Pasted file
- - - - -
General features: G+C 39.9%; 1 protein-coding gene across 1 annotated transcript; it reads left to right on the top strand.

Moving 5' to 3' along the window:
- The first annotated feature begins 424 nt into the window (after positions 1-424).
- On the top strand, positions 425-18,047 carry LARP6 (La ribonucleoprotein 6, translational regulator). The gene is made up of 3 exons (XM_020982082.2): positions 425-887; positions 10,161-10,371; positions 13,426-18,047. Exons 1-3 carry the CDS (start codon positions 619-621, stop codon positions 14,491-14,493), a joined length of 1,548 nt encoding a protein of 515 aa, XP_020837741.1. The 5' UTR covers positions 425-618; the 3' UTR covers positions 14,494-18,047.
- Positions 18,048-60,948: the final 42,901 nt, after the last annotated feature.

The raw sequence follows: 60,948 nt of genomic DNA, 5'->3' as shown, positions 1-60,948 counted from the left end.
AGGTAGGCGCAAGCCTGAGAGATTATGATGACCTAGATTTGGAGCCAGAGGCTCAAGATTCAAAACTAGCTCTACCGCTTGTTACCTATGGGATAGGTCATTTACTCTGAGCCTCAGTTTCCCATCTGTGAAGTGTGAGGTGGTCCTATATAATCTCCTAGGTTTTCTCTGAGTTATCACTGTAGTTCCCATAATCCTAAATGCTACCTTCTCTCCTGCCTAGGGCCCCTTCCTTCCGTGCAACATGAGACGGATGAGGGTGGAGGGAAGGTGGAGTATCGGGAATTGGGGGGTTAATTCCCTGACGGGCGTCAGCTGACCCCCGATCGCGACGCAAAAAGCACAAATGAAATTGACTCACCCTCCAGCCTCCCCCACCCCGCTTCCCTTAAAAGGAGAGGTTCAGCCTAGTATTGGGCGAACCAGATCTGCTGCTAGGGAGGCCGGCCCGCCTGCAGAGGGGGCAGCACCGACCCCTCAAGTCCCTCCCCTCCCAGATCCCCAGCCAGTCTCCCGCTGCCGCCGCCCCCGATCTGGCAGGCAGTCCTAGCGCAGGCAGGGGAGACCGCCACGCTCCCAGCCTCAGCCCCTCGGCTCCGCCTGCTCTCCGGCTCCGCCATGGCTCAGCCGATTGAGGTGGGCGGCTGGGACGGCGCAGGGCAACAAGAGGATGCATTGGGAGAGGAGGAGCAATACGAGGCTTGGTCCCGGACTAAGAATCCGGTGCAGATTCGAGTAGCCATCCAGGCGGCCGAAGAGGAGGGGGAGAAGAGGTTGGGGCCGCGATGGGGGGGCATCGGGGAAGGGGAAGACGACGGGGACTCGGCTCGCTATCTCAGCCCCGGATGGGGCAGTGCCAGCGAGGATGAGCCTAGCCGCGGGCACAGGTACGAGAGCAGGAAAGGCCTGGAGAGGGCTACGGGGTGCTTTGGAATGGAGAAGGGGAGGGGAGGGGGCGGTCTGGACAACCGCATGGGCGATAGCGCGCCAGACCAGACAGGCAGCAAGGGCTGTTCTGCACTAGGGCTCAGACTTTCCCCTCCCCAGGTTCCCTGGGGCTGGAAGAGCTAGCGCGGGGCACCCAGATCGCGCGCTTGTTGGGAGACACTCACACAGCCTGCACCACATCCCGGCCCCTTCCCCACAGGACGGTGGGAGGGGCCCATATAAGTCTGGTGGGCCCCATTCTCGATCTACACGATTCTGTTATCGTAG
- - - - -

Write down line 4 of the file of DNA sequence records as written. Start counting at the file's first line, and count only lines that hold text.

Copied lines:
- On the top strand, positions 425-18,047 carry LARP6 (La ribonucleoprotein 6, translational regulator). The gene is made up of 3 exons (XM_020982082.2): positions 425-887; positions 10,161-10,371; positions 13,426-18,047. Exons 1-3 carry the CDS (start codon positions 619-621, stop codon positions 14,491-14,493), a joined length of 1,548 nt encoding a protein of 515 aa, XP_020837741.1. The 5' UTR covers positions 425-618; the 3' UTR covers positions 14,494-18,047.